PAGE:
Triple P – Positive Parenting Program founder Professor Matt Sanders said the popularity of live streaming on sites such as Twitter and Facebook had made it easier for young eyes to unwittingly see graphic images and video, but they may not understand what they see.
“Kids and teenagers react to exposure to traumatic events in different ways,” Prof. Sanders said.
“They might have trouble getting to sleep, suffer nightmares, or act younger – wetting the bed, wanting a comfort toy they had outgrown, or just becoming very clingy is common.
“Some parents report their children become hyper-alert for signs of danger and are more anxious, irritable or sad after being exposed to something traumatic either in real life or through the media.”
Prof. Sanders said there weren’t any hard and fast rules about how long children take to get over traumatic news or events.
“Some children are more vulnerable to distress than others, depending on what else is happening in their life and if they’ve previously experienced some sort of trauma,” he said.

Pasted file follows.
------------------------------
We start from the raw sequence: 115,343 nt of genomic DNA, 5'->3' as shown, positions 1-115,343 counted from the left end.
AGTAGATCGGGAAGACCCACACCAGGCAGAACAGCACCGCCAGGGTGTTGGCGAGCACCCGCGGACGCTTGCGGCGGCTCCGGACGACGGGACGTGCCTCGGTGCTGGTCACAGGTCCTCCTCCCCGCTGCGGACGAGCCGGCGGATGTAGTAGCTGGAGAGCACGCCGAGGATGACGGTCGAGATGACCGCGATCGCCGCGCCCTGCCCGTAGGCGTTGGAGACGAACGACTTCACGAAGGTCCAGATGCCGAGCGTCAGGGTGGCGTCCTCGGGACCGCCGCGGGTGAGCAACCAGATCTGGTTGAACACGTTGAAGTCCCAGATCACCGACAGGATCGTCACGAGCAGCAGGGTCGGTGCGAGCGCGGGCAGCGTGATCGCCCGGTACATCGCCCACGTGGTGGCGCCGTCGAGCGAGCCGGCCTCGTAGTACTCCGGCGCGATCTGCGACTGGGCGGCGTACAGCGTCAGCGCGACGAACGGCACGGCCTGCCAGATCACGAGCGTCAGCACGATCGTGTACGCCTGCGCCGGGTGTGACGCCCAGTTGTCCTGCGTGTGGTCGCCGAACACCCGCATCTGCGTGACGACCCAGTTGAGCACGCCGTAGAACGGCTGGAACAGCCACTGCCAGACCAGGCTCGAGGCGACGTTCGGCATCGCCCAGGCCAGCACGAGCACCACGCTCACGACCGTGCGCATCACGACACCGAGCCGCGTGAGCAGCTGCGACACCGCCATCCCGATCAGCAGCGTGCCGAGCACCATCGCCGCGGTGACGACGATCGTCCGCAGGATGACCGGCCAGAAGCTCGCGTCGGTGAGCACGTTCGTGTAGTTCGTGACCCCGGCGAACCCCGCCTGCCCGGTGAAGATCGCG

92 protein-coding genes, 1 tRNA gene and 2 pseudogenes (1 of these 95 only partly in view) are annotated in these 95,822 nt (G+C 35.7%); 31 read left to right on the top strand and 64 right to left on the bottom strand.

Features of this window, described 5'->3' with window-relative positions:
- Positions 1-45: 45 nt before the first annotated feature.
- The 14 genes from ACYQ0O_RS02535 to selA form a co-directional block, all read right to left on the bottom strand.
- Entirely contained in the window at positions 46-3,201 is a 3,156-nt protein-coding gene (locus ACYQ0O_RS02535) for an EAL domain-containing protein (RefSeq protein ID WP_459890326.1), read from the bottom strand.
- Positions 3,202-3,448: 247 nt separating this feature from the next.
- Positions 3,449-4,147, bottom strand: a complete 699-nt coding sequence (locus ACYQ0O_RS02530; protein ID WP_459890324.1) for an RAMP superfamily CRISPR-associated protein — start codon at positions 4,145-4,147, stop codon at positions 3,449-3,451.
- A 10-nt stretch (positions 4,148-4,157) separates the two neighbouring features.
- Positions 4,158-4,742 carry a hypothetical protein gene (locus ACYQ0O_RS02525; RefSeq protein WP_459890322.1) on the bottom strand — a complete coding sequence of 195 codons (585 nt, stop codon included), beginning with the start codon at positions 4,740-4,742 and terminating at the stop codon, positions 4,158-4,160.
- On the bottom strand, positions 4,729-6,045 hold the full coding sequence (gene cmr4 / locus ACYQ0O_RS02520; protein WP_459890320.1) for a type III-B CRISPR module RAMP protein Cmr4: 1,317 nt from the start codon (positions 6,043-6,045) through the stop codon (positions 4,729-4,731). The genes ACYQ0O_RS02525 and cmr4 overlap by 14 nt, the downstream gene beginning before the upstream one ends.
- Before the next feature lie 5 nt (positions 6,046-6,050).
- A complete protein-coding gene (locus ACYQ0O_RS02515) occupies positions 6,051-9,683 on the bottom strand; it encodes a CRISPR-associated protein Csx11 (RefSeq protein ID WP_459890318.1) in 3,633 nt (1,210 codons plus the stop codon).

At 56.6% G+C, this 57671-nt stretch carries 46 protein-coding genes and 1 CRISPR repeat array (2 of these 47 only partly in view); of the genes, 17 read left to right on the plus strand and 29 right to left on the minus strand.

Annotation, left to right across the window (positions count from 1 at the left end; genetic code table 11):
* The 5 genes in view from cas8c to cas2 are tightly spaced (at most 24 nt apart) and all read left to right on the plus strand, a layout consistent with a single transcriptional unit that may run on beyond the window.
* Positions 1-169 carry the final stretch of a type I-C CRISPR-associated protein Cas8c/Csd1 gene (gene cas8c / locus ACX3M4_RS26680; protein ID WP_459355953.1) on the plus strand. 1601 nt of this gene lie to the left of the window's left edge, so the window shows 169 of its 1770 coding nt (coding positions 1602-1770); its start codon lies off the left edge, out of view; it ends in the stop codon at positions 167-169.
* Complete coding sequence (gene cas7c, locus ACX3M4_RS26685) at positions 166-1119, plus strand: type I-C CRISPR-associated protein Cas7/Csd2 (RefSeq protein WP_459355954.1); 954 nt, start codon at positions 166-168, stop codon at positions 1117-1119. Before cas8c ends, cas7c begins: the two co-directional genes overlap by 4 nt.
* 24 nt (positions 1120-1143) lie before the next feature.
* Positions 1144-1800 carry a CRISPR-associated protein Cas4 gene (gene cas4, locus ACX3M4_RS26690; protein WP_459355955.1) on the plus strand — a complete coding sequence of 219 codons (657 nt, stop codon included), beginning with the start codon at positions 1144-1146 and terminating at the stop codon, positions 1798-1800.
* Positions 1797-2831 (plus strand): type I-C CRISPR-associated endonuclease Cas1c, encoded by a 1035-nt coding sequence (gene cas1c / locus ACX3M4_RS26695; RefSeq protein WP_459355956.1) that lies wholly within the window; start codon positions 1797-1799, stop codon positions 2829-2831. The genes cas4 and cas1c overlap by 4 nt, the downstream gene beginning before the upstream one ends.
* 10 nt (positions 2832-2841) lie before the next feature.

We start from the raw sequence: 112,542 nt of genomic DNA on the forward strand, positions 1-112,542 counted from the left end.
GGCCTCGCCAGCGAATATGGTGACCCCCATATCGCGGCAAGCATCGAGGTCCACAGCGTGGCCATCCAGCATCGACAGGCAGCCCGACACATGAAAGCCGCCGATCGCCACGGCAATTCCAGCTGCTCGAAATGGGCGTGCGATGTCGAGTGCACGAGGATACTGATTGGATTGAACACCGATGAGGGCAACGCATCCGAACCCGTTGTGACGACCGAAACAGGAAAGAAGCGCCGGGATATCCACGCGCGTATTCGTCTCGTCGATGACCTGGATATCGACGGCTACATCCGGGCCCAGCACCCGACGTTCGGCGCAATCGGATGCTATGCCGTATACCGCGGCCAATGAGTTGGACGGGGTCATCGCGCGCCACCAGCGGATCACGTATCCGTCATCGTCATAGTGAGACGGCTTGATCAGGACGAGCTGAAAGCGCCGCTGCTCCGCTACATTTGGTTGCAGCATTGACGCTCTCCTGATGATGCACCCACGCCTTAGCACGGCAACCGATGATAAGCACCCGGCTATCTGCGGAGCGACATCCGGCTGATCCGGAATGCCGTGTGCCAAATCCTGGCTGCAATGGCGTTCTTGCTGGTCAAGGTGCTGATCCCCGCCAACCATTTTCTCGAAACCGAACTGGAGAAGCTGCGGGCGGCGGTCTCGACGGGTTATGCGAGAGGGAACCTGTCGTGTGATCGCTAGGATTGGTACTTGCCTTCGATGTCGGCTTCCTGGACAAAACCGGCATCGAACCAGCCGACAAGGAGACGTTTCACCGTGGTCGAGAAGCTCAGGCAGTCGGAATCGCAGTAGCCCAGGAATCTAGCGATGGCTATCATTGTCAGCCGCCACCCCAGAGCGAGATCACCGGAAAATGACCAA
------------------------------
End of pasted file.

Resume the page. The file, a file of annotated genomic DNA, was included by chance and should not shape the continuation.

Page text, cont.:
“The key is to have a plan and to create a sense of optimism about our ability to bounce back and deal with situations.
“That includes conveying to your child that you have confidence in their capacity to move on, with time and support if needed.
“Queensland parents who want to know more about raising resilient, confident kids can visit www.triplep-parenting.net to book into a free seminar or online program.”
Triple P Tips for traumatic times
- Try to minimise or eliminate exposure to media coverage.
- Children look to their parents for clues about how to react. If you feel anxious or upset, it’s important not to burden your child with this. Try to get some help and support for yourself.
- Listen to your child and accept their feelings, though set some limits if you feel it is an almost-constant topic of conversation.
- In time, most children will recover naturally without extra help, however some children may need some extra post-trauma therapy.